Remotes are stupid. Stupid stupid and/or stupid expensive. So why bother dealing with stupidity when you already have the perfect device to control your system: an iPhone. See, smartphones are not stupid. With the Griffin Beacon, you can control everything with your phone.
Griffin, maker of a ton of Apple accessories, just released a universal remote system for iOS devices. It's not the first iOS remote around, but we're hoping it can be the first to not suck.
Could anything be better than lazing around on your couch with your universal remote? How about playing Fruit Ninja on it during commercials? Conspin's Andi-One is the first universal remote to run Android 2.1—and any of its 100,000 apps—right on your controller.
The Peel remote adapter is supposed to be the normal human's version of Logitech's Harmony universal remotes. Harmony remotes, although incredibly competent in controlling everything in your AV system, practically begs for a community college class teaching people how to use it.
After waiting years for it to become reality, there is now an honest to god universal pillow remote. Screw a Harmony, I'll take the most comfortable and most impossible to lose remote there is. It's only 30 bucks at Brookstone too.
The Cyclops universal remote would fit in so well in someone's Star Fleet quarters, I'm surprised it doesn't have a replicator button on it. Fortunately, you won't have to wait for the far-flung future to own one.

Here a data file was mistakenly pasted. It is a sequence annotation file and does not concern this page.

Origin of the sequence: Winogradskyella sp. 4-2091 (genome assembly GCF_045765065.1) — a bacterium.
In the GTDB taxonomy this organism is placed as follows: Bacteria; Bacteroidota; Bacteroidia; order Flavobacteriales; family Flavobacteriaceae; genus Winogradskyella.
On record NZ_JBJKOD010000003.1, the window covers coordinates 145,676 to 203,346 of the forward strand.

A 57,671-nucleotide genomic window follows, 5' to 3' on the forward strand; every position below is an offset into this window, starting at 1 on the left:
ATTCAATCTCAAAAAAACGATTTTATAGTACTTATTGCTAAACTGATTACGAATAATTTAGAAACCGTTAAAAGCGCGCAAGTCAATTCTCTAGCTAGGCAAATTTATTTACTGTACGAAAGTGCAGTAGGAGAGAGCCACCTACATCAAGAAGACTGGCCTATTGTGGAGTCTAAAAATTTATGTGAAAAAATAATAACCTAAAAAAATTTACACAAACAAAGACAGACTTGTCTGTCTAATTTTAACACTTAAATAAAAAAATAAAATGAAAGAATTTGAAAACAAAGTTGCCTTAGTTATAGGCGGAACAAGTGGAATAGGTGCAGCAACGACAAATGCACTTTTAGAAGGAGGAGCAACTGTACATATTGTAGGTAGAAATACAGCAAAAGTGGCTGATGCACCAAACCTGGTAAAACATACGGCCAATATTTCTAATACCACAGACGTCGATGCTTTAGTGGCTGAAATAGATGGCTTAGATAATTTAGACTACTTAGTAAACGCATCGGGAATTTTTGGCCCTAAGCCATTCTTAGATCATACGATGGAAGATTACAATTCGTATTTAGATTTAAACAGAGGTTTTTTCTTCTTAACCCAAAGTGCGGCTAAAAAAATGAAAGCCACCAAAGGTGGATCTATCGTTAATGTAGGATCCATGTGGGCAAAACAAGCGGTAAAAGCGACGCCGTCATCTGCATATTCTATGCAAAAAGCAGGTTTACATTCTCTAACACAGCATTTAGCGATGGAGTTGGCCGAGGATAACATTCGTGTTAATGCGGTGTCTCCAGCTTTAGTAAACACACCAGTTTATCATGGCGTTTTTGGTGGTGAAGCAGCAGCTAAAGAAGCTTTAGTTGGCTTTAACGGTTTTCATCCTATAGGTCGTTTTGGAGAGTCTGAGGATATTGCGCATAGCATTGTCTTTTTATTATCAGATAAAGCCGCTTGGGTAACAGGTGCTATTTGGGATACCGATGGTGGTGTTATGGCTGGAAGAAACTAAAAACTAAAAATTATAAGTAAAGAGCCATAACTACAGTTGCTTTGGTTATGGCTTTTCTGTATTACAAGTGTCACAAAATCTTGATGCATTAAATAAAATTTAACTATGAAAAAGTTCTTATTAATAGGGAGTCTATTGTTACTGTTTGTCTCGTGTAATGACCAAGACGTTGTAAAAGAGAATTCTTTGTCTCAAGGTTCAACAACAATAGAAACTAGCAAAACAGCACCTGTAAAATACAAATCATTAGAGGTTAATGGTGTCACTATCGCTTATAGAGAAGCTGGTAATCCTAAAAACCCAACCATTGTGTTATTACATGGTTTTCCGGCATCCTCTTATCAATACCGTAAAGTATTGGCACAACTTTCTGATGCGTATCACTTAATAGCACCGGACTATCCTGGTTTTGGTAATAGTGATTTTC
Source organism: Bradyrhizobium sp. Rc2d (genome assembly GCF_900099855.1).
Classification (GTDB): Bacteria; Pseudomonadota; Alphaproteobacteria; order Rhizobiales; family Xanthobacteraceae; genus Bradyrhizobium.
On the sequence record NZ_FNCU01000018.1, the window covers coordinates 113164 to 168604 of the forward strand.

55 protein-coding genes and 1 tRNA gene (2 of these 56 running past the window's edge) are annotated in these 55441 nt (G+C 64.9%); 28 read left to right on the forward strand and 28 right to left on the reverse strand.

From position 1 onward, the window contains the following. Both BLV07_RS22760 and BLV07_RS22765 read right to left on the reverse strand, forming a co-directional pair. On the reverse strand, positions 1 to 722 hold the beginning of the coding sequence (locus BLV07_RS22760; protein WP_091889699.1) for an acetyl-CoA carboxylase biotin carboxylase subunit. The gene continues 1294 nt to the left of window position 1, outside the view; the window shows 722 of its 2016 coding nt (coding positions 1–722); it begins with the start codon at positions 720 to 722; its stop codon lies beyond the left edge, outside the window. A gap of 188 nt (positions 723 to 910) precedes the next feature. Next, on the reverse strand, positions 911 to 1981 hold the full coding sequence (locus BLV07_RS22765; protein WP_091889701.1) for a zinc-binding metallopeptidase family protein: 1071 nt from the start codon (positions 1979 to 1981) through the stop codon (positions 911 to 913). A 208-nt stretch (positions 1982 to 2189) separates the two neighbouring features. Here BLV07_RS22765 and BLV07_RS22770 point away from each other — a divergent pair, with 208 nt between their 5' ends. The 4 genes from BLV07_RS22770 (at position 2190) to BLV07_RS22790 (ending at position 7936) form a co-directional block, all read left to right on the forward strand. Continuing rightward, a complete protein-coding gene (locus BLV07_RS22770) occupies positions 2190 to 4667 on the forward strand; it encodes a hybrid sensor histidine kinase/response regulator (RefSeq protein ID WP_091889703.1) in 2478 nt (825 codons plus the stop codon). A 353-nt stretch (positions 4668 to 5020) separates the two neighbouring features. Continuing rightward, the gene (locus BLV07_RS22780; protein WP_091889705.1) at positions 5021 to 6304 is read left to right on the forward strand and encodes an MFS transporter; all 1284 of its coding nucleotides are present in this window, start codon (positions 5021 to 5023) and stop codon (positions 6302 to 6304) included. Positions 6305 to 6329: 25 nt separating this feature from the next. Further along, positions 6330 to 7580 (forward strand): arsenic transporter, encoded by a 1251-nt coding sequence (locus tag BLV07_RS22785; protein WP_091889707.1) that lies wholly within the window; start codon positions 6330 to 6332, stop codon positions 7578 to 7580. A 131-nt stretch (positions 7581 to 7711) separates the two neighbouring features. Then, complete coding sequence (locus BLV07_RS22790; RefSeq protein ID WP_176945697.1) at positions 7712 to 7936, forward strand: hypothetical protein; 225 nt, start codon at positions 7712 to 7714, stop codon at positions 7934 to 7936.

ThinkFlood has just killed the first RedEye product which went on sale in December for $188, with the massively-superseding RedEye Mini. It costs only $49 and plugs into the iPhone's 3.5mm jack instead of via a clunky plastic dock.
Fastmac, who know how to make iPhone backup chargers, just made a more form-fitting version that also has an IR port. That means your iPhone is now a universal remote.
For every million or so pointless, sacrificial iPhone accessories, we get one good one. And the L5 Remote infrared adapter may just be that one accessory.
New Kinetic has an RF attachment accessory for the iPhone that gives it all the power of a universal remote, except way, way better. This is the universal remote we want.
After months of private beta testing, ThinkFlood's RedEye goes on sale today. You control the dock using an iPhone app via Wi-Fi, and it sends out infrared signals to control your AV gear. At $188, it's not crazy expensive, either.
X10, whose website is the only place where animated gifs still remain king, just released a universal remote that can handle both X10's home appliance controls as well as all your A/V gear in your home theater.
The $150 Logitech Harmony 700 is much like their other non-touchscreen universal remotes in that you have a load of physical buttons to push. However, the 700 is difference since it gives you four physically labeled activity keys.
CRISTAL is a research project that moves the universal remote to a Microsoft Surface-type table with incredibly intuitive gestures. Want to watch a movie? Drag the cover to your TV. It even lets you trace a path for your Roomba.